Well, it’s been a bit.

2021 was a tough year. My mother, Linda Flinn, died on June 17 after an 2-year battle with ovarian cancer. She was just a couple of months shy of 85. We’re all still heartbroken, of course, but Dad somehow soldiers on, though sometimes I get overwhelmed when I think about the fact that they grew up together and he probably has no memories that don’t involve her in some way.

Work was challenging with COVID, but we did the best we can. Owing to a concatenation of events, I had to be discipline coordinator this fall, when we had turnover in all three ensemble director positions and when the other two tenured faculty were on leave. It was harrowing and I’m pretty sure I aged several years. But the adjunct faculty, staff, and students all performed admirably, and I am pleased to say we did not have to postpone or cancel a single event for weather-related or COVID-related reasons. I am fortunate to work with people this good.

Now comes the fun part – I am taking a sabbatical of my own this spring to write an opera! The plan is to write this spring, orchestrate this summer, workshop and revise next year, then do a full staging in 2024. This will hopefully also launch a summer festival of new opera/musical theatre works here.

I will try to do weekly (or hopefully more regular, anyway) updates on my progress.

The opera will feature a libretto by my dear friend David C. Cole and will combine elements of American history, science fiction, and politics. The title is…

John Quincy Adams and the Subterraneans

Major roles:
John Quincy Adams, Sixth President of the United States of America (tenor, though a contralto could do the role as well)
John Cleves Symmes, Jr., explorer (Bass-Baritone)
Louisa Catherine Adams, First Lady of the United States (mezzo-soprano)
Monarch of the Subterraneans (dramatic soprano, possibly coloratura)
Andrew Jackson, General and later Seventh President of the United States of America (mezzo-soprano or countertenor)

I haven’t been excited about a composition project like this in a very long time.

In other news, I am pleased to announce that I finished several works in 2021. I wrote some miniatures for the Georgia Runoff Commissioning Project (Riff for solo piano; bent not broken for solo contrabass; Souvenir from a Canceled Trip for solo flugelhorn; Thibodeaux Breakdown for solo tuba; The First Amendment for SATB choir). A small consortium commissioned a three-movement trombone quartet, The True Saga of Charles Everett Mathews and His Search for a Perpetual Motion Machine (named for my maternal great-grandfather, who never found one). For my new-found interest in alto trombone, I wrote Everything About This Is Wrong, an exploration of a poem by my friend Emily Vieweg and scored for solo alto trombone with flute/piccolo, clarinet/bass clarinet, soprano sax, horn, trumpet/flugelhorn, timpani, vibraphone, and snare drum. I finished the orchestration of Concerto for Piano and Wind Band.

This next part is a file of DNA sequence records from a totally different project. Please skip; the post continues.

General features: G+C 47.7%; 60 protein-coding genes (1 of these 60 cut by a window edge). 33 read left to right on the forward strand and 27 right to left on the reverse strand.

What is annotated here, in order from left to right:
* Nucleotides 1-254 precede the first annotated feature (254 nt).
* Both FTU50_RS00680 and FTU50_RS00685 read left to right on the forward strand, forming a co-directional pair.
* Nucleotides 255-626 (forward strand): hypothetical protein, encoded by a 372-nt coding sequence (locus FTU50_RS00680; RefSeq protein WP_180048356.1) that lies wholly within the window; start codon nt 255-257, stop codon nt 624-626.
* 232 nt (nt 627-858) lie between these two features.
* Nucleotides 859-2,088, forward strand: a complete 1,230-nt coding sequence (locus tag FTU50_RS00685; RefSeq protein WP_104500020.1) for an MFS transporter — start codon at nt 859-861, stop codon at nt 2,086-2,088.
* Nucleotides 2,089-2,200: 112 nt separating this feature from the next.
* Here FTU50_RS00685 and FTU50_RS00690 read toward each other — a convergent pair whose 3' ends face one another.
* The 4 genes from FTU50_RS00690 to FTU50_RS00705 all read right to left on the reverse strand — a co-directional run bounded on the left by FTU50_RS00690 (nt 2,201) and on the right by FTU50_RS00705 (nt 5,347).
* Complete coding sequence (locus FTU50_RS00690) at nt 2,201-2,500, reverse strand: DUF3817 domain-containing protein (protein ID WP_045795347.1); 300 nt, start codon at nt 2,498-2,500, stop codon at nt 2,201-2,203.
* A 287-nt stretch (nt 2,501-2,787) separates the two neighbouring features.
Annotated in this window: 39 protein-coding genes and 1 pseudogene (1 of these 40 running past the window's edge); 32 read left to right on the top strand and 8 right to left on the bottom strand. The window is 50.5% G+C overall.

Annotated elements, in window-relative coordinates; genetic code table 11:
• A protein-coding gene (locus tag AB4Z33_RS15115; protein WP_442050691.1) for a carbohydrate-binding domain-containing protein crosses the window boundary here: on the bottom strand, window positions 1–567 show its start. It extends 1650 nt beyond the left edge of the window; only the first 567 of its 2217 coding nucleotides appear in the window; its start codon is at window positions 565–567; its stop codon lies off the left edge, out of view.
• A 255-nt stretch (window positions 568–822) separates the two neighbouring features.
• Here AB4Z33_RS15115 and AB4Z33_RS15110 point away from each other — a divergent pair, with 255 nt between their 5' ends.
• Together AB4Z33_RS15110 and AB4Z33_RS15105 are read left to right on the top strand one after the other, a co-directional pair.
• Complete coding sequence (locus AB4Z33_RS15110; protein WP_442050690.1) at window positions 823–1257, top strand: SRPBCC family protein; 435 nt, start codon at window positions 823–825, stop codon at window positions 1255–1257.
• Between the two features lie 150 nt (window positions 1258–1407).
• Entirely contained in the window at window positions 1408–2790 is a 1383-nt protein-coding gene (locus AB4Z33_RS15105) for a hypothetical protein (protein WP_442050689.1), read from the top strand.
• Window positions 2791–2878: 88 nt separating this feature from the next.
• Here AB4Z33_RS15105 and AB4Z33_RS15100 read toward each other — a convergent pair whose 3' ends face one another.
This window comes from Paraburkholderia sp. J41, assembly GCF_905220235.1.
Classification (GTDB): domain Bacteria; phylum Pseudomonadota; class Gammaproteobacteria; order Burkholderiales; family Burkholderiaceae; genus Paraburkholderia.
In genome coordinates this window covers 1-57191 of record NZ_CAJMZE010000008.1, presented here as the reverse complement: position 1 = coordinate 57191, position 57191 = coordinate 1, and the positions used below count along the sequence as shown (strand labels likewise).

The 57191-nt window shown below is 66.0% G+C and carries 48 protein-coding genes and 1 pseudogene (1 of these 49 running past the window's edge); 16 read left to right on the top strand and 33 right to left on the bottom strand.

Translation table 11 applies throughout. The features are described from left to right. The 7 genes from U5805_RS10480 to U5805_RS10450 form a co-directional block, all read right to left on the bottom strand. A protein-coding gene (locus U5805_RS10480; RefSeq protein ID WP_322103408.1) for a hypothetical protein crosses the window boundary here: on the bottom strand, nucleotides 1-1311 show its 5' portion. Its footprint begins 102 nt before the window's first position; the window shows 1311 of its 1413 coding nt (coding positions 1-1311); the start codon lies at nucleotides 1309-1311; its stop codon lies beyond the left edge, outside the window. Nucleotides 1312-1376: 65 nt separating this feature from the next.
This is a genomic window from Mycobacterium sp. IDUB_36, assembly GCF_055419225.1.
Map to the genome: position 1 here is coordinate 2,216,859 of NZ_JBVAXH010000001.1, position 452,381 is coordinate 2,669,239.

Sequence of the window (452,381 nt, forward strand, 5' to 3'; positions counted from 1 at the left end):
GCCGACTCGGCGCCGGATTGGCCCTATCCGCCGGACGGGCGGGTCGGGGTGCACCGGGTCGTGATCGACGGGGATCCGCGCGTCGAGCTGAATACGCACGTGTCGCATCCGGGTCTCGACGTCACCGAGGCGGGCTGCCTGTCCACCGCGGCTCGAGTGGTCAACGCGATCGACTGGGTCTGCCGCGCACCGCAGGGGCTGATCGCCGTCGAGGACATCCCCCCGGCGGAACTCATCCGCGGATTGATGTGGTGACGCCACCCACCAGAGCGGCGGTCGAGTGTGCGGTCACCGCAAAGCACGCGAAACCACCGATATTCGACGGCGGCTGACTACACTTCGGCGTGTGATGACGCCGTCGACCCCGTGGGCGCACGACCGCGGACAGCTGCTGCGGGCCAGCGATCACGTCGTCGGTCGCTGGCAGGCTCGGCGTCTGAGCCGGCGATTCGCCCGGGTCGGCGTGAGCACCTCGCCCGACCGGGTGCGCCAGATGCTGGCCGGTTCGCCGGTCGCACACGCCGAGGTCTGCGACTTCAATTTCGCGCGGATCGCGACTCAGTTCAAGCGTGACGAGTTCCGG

My article on techniques of developing variation in the music of Morton Gould was published in GAMUT, and it’s nice for that research to have found a home. Might mess around and start writing a theory textbook too.

My beloved wife and the cats are all in some reasonable facsimile of good health, and I am grateful for that. I lost a few pounds last year (10-15); the plan is to keep doing that, though the fact that I bake more might make it difficult.

I hope you’re all well. Let’s keep muddling through together.


Continuing with the theme established from last week, I’ve decided to list ten absolutely on the audition excerpts. Some are from band music, some are from orchestral music.

In no particular order:

1. Holst, Second Suite, first movement, euphonium solo at reh. 5
2. Holst, The Planets, “Mars,” euphonium solo (this is the famous 5/4 excerpt) at reh. 4
3. Mussorgsky (orch. Ravel), Pictures at an Exhibition, “Bydlo” (originally played on tuba, lies very well on euphonium)
4. R. Strauss, Don Quixote (originally for Wagner tuba; according to David Werden, Strauss himself recommended euphonium after hearing the Sousa band)
5. Gould, Symphony for Band “West Point”, first movement, solo at reh. 11
6. Grainger, Irish Tune from County Derry (great for showing off good sound)
7. Sullivan (arr. Mackerras), Pineapple Poll, first movement, beginning to reh. 1
8. Shostakovich (arr. Hunsberger), Festive Overture, reh. 8
9. Barber, Commando March, reh. B
10. King (arr. Bainum), Barnum and Bailey’s Favorite

There are many others that could have made this list (it was a tough call leaving out Grainger’s Children’s March: “Over the Hills and Far Away” because I love that solo so much; ditto the Safranek transcription of Tchaikovsky’s 4th), but these ten mark a good cross-section of the standard rep.

What do you think?